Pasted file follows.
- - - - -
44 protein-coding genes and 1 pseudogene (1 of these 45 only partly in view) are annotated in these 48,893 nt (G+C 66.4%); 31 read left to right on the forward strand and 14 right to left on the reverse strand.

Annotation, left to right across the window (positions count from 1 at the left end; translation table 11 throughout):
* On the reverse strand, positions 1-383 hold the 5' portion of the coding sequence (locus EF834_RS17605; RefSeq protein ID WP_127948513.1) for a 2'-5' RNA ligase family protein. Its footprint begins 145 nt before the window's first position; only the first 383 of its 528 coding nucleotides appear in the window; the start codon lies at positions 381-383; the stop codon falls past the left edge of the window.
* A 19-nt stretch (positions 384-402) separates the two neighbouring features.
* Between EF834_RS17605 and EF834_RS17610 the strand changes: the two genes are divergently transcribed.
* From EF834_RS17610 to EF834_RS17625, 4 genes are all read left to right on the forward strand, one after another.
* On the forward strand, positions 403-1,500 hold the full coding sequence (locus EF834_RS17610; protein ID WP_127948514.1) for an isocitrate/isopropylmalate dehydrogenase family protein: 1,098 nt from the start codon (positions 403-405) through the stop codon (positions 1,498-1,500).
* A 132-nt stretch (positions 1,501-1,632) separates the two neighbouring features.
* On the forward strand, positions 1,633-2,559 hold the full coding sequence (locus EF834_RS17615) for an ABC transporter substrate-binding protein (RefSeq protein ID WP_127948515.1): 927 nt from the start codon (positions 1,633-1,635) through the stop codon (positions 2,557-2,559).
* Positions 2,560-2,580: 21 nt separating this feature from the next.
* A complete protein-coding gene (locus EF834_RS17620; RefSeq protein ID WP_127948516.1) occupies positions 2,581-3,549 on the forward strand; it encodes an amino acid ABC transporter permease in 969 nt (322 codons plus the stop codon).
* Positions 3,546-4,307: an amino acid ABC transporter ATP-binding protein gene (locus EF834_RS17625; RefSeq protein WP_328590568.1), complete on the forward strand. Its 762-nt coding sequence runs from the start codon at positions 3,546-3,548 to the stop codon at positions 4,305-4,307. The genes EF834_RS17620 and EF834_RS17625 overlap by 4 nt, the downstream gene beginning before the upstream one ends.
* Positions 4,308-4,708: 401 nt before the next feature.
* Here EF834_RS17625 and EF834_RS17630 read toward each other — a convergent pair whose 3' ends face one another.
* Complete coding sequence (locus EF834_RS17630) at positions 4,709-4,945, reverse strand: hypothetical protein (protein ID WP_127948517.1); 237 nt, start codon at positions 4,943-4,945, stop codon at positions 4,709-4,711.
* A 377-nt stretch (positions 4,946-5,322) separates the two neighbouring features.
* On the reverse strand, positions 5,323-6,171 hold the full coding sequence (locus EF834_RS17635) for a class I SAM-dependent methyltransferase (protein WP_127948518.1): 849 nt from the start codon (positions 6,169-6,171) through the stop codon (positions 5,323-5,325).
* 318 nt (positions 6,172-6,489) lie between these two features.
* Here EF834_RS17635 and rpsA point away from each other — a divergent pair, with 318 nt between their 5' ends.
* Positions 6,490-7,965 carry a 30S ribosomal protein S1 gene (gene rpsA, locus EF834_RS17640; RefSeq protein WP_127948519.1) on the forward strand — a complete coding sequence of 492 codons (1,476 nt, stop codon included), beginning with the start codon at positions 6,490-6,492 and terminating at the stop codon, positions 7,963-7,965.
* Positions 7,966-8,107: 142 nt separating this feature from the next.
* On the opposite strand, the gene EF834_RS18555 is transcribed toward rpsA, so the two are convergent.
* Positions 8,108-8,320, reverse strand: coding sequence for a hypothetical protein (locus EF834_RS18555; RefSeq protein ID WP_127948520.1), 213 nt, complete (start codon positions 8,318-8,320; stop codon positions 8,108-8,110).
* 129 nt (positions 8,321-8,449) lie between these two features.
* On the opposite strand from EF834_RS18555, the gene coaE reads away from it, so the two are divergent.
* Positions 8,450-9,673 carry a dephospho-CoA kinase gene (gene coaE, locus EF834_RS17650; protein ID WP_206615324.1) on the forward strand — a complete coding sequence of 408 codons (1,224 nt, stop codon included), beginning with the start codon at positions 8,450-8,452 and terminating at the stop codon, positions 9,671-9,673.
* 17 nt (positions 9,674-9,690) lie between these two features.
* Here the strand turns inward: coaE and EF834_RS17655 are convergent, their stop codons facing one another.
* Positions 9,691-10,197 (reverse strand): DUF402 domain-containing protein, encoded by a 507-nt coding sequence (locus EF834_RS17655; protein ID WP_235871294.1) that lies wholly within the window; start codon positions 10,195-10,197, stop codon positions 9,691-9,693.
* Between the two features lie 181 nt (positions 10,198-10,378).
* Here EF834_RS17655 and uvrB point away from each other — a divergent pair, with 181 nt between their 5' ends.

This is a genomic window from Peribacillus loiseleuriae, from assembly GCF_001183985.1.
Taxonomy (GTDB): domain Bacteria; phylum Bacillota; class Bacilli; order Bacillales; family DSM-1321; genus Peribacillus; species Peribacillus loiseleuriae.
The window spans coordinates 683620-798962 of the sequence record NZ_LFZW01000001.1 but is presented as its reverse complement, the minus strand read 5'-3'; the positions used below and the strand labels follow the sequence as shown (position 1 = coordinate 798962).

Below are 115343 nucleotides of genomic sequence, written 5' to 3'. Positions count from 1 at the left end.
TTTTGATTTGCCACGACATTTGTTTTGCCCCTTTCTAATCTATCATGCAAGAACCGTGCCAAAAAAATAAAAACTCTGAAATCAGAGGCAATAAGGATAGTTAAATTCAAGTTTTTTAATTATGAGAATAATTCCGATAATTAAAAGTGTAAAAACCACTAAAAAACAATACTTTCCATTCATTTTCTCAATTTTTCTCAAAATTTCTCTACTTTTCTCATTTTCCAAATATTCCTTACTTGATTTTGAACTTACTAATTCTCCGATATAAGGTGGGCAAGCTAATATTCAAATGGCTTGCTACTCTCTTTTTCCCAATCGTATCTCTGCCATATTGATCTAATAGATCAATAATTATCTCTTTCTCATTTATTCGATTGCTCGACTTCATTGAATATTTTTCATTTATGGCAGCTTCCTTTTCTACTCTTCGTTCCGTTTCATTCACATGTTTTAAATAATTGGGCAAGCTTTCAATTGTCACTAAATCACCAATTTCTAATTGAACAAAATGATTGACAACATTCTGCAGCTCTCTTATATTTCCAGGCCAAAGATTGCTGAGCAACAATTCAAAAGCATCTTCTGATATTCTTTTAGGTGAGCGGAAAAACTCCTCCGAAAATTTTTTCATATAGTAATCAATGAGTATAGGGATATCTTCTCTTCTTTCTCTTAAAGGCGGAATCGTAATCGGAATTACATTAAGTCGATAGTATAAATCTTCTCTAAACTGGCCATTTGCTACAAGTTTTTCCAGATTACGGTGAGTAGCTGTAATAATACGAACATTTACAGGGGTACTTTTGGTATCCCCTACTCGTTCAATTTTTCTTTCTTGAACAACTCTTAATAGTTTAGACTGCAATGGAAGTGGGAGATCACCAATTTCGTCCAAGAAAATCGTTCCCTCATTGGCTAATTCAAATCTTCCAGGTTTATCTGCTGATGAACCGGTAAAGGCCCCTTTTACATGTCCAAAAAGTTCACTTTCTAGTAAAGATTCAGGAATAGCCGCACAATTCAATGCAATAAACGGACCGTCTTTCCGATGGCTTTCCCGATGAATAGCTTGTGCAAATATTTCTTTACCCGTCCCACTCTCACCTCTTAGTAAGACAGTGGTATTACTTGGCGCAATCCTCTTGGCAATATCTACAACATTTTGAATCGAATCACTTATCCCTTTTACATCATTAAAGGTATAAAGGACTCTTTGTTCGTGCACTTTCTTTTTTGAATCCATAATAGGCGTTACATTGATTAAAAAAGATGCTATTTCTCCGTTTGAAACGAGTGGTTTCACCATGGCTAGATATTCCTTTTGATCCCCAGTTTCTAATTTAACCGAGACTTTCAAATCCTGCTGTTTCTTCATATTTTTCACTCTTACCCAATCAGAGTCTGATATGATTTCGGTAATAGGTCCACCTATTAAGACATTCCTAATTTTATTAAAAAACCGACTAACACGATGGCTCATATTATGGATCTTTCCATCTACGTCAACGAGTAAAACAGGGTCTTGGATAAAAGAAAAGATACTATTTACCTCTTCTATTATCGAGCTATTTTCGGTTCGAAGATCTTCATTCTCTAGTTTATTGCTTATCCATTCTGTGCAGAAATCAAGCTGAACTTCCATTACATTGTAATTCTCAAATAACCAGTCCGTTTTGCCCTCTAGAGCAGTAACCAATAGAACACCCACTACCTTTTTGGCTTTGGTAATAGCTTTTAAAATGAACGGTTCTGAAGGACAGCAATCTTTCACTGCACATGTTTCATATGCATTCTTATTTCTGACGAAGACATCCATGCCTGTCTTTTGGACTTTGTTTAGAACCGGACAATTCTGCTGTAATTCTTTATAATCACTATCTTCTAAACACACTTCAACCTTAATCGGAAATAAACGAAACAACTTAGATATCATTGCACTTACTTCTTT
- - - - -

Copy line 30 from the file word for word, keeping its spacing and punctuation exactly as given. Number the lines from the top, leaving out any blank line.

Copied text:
* Between the two features lie 181 nt (positions 10,198-10,378).